Children torment others for a variety of reasons. Sometimes, it has to do with low self-esteem. Often times, it comes from a desire to fit in and earn a reputation among peers. Even though it may seem that being known as a bully would be a bad thing, they are now often considered the strongest, funniest and most popular kids in school. After all, in a teenager’s world many think they only have two options anyway; either be a bully or be bullied.
It is a common misconception that all bullies come from unstable homes, abuse drugs, have issues with anger, or have other emotional problems. A lot of times parents do not even know that their child is conducting this type of crude behavior. These are the most common types to watch out for:
1. Physical Bullying
The first and most obvious form is physical. Physical bullying is the old-fashioned way: Using physical assault as a means to terrify and control the victim. Physical assault isn’t limited to causing bodily harm. It can also include damaging personal property, and it is always punishable by law. The problem has become so severe over the past decade or two, often leading to suicide of the victim; many states have enacted anti-bullying laws. This means that these behaviors will no longer be tolerated.
Bullies can now face serious charges, especially if their harassment directly impacted the victim by inspiring him to self-harm or attempt suicide. If the victim was physically assaulted, the consequences could lead up to juvenile incarceration. In this case, it is advisable that you seek legal guidance. Per the criminal defense lawyers at www.devorelawoffice.com, “Any person under the age of 18 who has committed a crime is deemed a juvenile delinquent.”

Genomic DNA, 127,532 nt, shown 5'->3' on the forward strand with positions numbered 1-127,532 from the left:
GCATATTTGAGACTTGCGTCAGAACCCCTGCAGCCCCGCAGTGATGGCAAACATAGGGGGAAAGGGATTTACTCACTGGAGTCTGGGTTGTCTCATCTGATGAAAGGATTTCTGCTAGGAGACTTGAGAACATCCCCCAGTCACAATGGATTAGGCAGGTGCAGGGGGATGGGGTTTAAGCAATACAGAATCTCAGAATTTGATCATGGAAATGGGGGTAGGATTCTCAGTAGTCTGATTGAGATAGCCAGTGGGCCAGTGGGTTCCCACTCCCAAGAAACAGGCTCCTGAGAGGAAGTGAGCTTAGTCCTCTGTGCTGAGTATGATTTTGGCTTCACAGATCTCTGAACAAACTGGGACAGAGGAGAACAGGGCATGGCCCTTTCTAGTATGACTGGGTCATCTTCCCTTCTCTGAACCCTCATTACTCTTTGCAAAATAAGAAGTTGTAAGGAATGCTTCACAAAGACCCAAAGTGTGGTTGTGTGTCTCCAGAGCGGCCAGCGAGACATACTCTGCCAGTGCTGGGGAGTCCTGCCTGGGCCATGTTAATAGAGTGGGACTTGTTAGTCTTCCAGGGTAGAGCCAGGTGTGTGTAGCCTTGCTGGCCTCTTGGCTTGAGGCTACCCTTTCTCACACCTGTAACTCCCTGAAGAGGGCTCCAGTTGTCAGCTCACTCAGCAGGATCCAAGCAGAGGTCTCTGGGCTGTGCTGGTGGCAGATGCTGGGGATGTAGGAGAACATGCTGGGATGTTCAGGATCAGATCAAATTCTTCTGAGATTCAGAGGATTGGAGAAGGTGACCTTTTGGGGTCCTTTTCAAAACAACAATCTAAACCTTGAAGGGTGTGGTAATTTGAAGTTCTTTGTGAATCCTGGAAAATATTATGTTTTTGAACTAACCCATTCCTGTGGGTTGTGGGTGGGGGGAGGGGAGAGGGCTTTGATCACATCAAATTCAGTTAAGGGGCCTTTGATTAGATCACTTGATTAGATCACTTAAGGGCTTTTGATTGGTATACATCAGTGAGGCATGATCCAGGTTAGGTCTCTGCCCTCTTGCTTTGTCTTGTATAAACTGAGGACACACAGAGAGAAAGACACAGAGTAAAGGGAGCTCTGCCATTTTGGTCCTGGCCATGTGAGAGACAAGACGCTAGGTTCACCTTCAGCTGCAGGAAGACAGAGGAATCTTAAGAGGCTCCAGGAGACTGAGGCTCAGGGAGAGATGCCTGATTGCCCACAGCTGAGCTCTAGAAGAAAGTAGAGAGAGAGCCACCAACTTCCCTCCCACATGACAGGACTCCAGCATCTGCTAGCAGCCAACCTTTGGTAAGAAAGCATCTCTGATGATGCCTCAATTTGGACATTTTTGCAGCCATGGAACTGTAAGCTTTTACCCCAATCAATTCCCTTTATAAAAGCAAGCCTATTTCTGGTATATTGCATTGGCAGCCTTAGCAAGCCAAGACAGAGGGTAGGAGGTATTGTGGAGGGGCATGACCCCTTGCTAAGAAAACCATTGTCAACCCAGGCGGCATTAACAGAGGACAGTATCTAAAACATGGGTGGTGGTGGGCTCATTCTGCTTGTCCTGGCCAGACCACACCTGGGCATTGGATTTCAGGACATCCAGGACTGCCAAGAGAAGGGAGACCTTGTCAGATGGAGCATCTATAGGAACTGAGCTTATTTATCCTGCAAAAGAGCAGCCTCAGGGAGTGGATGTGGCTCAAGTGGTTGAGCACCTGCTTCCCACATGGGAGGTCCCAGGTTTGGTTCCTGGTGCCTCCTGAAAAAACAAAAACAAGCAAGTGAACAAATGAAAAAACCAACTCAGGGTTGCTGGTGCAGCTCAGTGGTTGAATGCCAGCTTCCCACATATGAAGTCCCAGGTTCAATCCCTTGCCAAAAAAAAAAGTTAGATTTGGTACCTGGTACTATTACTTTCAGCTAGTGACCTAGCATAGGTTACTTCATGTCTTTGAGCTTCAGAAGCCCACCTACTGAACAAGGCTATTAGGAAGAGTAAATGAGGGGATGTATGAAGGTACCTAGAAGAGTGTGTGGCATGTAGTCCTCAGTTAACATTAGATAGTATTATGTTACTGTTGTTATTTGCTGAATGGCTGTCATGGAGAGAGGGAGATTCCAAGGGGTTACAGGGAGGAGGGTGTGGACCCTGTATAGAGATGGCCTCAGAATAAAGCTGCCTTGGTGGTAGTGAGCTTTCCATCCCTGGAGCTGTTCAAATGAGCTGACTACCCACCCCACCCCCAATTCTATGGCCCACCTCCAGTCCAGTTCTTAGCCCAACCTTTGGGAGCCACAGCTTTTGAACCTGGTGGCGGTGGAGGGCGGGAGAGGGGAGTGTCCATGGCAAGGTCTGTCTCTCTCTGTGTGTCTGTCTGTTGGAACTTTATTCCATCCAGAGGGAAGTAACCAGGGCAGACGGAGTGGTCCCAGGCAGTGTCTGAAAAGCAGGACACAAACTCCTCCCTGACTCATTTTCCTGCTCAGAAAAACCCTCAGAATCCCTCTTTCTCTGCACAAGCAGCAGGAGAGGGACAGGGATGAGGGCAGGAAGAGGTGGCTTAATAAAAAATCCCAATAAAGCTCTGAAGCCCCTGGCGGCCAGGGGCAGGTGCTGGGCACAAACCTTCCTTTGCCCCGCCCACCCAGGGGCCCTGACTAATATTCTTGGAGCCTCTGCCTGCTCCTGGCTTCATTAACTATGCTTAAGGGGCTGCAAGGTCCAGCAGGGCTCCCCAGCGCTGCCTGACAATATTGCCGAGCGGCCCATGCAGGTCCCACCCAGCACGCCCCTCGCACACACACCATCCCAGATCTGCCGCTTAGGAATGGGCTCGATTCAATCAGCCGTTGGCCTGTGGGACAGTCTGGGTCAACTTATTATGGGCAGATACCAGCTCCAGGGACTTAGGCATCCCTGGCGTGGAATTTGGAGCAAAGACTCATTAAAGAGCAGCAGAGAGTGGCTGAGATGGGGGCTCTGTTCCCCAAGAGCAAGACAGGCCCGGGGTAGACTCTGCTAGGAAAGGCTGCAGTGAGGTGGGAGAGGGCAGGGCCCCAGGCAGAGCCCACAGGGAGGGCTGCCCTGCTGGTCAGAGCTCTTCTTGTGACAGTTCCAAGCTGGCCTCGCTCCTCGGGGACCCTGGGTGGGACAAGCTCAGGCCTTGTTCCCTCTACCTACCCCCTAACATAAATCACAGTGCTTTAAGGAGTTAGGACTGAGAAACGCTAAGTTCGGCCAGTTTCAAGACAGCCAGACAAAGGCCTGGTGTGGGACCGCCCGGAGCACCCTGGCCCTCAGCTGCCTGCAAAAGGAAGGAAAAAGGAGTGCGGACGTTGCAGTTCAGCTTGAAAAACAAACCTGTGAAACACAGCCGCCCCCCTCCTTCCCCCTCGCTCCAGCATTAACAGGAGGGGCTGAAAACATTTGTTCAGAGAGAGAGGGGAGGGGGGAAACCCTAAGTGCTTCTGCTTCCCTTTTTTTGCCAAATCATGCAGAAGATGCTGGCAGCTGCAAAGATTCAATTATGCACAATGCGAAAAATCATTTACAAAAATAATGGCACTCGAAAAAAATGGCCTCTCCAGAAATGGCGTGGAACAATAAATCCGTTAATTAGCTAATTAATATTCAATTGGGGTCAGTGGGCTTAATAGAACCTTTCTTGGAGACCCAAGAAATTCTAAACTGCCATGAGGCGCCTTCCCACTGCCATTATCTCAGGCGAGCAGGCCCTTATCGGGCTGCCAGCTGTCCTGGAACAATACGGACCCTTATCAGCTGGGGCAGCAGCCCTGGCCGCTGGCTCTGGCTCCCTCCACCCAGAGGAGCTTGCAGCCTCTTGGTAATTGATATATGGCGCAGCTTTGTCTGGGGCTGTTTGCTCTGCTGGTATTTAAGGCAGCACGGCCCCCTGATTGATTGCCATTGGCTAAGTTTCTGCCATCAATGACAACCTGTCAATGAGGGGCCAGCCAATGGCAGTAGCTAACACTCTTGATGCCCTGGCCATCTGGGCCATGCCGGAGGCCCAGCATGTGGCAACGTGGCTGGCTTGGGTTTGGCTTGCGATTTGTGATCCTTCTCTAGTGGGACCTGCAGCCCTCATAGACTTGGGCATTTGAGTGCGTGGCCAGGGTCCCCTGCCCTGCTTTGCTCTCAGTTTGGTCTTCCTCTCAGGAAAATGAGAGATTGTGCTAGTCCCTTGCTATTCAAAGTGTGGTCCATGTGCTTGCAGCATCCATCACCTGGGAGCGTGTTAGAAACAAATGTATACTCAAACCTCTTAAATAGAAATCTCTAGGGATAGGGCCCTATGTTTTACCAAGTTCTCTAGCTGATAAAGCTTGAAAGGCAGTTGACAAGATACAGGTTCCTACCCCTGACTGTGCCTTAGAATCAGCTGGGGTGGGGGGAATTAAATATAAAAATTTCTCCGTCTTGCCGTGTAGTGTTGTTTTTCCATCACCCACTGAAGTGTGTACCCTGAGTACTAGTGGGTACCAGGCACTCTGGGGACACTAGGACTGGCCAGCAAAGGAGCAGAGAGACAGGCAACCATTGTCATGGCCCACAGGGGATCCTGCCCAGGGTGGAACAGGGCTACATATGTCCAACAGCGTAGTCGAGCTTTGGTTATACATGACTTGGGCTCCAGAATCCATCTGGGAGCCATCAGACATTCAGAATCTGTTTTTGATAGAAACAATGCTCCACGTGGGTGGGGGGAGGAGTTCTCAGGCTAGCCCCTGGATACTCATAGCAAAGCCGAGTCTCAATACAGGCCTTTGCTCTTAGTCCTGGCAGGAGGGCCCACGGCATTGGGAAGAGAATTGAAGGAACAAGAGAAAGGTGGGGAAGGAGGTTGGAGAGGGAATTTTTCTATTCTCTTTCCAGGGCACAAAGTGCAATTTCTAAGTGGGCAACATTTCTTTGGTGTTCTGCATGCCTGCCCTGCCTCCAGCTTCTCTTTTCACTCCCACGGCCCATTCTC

This means that your child’s school record and more will be tarnished, which can also haunt him for an indefinite amount of time. However, most instances, “juvenile crimes are treated in a special court which focuses on rehabilitation rather than only punishment. The goal of the juvenile system is to offer youth the opportunity to learn how to or choose to stop criminal behavior before they go past the age of 18.” (DevoreLaw) Therefore an early intervention is a key component to stop misbehavior.
2. Verbal Bullying
Before the Internet came to be, verbal bullying was most common. It includes any attempt to purposefully use words to harm another person’s emotional state. It’s fairly easy for children to get away with verbal bullying as there is usually no evidence that anything took place. It is the accused’s word against the victim’s, and if the accused has many friends in his corner, they will most likely provide back up. Often times, teachers, parents and school administrators feel helpless in stopping verbal abuse.
3. Undercover Bullying
Another form is undercover bullying. This type is more careful about his actions by choosing to avoid direct insults or physical altercations in favor of covert tactics that are designed to humiliate the victim. For example, an undercover bully who is jealous might start a nasty rumor about someone, pretending all the while to be on his side.
Pranks also fall under this category. This type is also seen very often in siblings. Therefore, parents should be take great caution when it occurs in the home. The situation could get really ugly quickly resulting in some level of a family feud.
4. Cyber Bullying
Cyber bullying is the preferred method for today’s generation. Harassing or threatening someone over the Internet, is much easier and less time consuming. Plus, usually there is not a witness. The abuse can be covert or straight forward depending on the child and the reason behind the harassment. Examples include harassment on social-media profiles under fake usernames, creating defamatory websites or purposefully blocking the victim from taking part in online conversations. The only positive about tormenting online is that it often leaves an evidence trail.
Could your seemingly well-behaved child be bullying others without your knowing? Pay close attention to how your child interacts with his peers when he thinks no one is watching. Get to know his friends a little more personally. If he has a trend of bringing home timid or naive friends, it is quite possible that they are his unaware victims. Desperation to be with the “in” crowd can sometimes allow other children to be easily manipulated and are easy targets for their overly assertive peers.